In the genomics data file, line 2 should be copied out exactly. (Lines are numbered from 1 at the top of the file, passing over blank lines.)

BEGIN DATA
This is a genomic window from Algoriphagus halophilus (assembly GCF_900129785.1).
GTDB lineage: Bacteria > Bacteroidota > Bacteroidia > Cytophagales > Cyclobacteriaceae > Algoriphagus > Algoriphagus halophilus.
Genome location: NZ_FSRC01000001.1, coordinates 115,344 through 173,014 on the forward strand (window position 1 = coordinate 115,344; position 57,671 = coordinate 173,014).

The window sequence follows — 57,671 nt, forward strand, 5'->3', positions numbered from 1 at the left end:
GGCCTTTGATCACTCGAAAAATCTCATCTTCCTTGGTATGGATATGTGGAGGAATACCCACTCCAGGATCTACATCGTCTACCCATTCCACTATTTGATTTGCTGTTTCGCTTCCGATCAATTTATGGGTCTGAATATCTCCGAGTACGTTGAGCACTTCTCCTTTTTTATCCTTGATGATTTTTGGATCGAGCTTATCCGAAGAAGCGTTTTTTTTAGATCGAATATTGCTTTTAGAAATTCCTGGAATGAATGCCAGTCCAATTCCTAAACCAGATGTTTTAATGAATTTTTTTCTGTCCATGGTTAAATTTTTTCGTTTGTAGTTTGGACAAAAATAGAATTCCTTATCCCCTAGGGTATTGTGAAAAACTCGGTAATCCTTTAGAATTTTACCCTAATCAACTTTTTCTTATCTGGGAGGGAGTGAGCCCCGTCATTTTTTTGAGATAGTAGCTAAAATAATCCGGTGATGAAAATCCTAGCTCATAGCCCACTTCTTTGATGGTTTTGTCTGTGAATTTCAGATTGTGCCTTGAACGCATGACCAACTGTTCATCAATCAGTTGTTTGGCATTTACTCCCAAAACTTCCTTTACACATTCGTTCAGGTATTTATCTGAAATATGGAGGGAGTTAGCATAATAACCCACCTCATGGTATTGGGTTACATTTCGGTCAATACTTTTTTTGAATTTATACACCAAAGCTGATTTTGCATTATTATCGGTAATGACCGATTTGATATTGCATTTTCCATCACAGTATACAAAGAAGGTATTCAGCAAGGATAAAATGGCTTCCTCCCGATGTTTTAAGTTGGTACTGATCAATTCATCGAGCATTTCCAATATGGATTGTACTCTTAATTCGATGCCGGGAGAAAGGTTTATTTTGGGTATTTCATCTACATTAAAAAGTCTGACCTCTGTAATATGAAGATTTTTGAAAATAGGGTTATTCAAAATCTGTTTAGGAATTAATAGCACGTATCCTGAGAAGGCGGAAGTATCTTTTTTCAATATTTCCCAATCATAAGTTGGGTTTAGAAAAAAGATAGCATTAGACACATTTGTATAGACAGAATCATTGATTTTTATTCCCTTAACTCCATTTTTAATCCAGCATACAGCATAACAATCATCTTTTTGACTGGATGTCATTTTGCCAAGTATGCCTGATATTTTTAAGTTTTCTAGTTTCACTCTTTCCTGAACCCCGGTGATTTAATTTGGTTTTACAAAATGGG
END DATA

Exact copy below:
GTDB lineage: Bacteria > Bacteroidota > Bacteroidia > Cytophagales > Cyclobacteriaceae > Algoriphagus > Algoriphagus halophilus.